New respiration chambers for pigs at AU Viborg
The research facilities at the Department of Animal and Veterinary Sciences have been expanded with new advanced respiration chambers for pigs. This will allow for a wide range of possible research projects in the future – not least in relation to the animals' greenhouse gas emissions and climate impact.
Brand new respiration chambers have been set up and installed in the experimental stables at the Department of Animal and Veterinary Sciences (ANIVET) at Aarhus University in Foulum. The chambers, which make it possible to carry out several different types of research projects, have already been put into use and several projects have been taken in.
"The department has been working with methane emissions from pigs for decades, but in the past methane has just been regarded as a waste of the feed's energy," says head of monogastric research unit Jan V. Nørgaard. Work on climate focus is now resumed at the department. There is a great need to measure the emission of greenhouse gasses from pigs and, to some extent, poultry. This applies to both the animals' direct emission of greenhouse gasses, but also to the emissions that take place via the animals' energy metabolism.
Great need for the new chambers
Jan V. Nørgaard expects that the research in climate impact from animals and ways of limiting this via feeding will be significant over the next decade. For example, the methane production of pigs is expected to increase in the future. This is due to new feed materials become more fibrous, and fibres in feed are converted to methane by intestinal bacteria. "We have already received new projects due to the chambers: In the project "MethEnzwine", we will, with IFF Nutrition and Biosciences, develop an enzyme that reduces methane production from pigs. In another project "Entrance" we will measure methane from pigs fed with green protein," says Jan V. Nørgaard.
PhD student Elvira Sattarova is currently conducting an experiment with slaughter pigs in the respiration chambers: "We have pigs in balance cages in the chambers, so we can compare the feed's digestibility with methane production. But we have also prepared the chambers for farrowing pens, so we can measure methane from sows with or without piglets. The farrowing pen can also be modified, so we can measure group-housed animals," she says.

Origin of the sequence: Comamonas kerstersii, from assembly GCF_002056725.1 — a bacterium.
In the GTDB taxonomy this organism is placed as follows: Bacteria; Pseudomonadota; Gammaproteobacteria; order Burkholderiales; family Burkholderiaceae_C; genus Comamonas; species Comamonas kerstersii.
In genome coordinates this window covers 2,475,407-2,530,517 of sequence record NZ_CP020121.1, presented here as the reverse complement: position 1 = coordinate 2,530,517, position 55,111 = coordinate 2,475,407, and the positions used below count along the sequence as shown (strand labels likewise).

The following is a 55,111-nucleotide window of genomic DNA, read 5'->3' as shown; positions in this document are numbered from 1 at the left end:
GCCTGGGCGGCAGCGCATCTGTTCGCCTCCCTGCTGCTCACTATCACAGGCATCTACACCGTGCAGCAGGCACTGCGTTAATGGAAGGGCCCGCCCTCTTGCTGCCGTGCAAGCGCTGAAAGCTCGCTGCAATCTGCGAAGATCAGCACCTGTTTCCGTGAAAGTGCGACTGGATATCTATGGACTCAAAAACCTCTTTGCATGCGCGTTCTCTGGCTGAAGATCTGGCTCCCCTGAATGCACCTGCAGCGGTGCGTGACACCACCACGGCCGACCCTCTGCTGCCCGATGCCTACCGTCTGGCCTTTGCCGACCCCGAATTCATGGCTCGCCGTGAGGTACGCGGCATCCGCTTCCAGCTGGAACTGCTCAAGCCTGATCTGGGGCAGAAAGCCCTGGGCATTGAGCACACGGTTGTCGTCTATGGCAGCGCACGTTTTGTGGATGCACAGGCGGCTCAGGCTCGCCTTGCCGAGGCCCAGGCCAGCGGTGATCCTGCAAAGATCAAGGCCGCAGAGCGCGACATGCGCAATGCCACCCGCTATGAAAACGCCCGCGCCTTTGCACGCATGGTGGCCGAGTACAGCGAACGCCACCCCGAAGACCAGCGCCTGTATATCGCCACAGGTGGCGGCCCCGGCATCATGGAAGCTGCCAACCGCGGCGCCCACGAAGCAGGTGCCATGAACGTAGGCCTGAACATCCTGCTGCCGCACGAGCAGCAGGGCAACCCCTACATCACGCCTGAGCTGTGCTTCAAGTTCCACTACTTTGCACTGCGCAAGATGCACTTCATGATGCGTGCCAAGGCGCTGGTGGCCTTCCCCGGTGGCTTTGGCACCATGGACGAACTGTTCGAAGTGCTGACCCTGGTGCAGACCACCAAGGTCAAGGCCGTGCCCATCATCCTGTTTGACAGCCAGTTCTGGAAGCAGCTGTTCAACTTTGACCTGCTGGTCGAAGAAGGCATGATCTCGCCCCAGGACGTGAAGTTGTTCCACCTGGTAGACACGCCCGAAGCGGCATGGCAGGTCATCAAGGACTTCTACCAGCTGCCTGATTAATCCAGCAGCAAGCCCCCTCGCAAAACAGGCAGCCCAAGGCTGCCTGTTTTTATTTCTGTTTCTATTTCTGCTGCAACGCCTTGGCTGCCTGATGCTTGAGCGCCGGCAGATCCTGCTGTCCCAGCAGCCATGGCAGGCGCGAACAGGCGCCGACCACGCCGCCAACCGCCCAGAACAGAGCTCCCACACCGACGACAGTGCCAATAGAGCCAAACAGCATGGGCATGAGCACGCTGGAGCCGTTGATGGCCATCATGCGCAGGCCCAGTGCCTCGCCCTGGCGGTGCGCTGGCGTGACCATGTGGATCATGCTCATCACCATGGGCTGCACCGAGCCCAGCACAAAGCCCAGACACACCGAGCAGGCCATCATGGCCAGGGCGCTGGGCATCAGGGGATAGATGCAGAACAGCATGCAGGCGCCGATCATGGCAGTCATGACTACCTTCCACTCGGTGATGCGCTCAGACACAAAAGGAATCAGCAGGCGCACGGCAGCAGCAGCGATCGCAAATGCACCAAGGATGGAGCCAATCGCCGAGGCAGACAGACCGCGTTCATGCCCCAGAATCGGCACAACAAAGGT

Facts about pigs and methane
- The pig produces methane in its intestines in the form of farts.
- 6% of the pig's climate footprint comes from farts (approx. 70% of the pig’s climate footprint comes from cultivation/production of feed).
- A quarter of the pig's methane comes from farts. The rest comes from microbial decomposition in the slurry channel in the stable and from the slurry tank.
- Greenhouse gases from pigs account for 35% of agricultural climate emissions.
"Our methane chambers were created on the basis of a grant from GUDP in the project GREENSLURRY, where there was funding to build some simple chambers. ANIVET decided to invest further in the chambers, so we have now built a facility that can cover the research needs of the next many years," Jan V. Nørgaard concludes.
You can watch videos about the new respiration chambers here:
We strive to ensure that all of our articles comply with Universities Denmark’s principles for good research communication. Therefore, we have supplemented the article with the following information:
|Financed via the GUDP project GREENSLURRY and the Department of Animal and Veterinary Sciences (ANIVET), Aarhus University.|
|Michael Hansen from AU-BCE (the engineers) has helped with the construction of the chambers. Michael is also project manager in GREENSLURRY.|
Links to videos about the methane chambers:
Head of section Jan V. Nørgaard, ANIVET, AU
Ph.D.-student Elvira Sattarova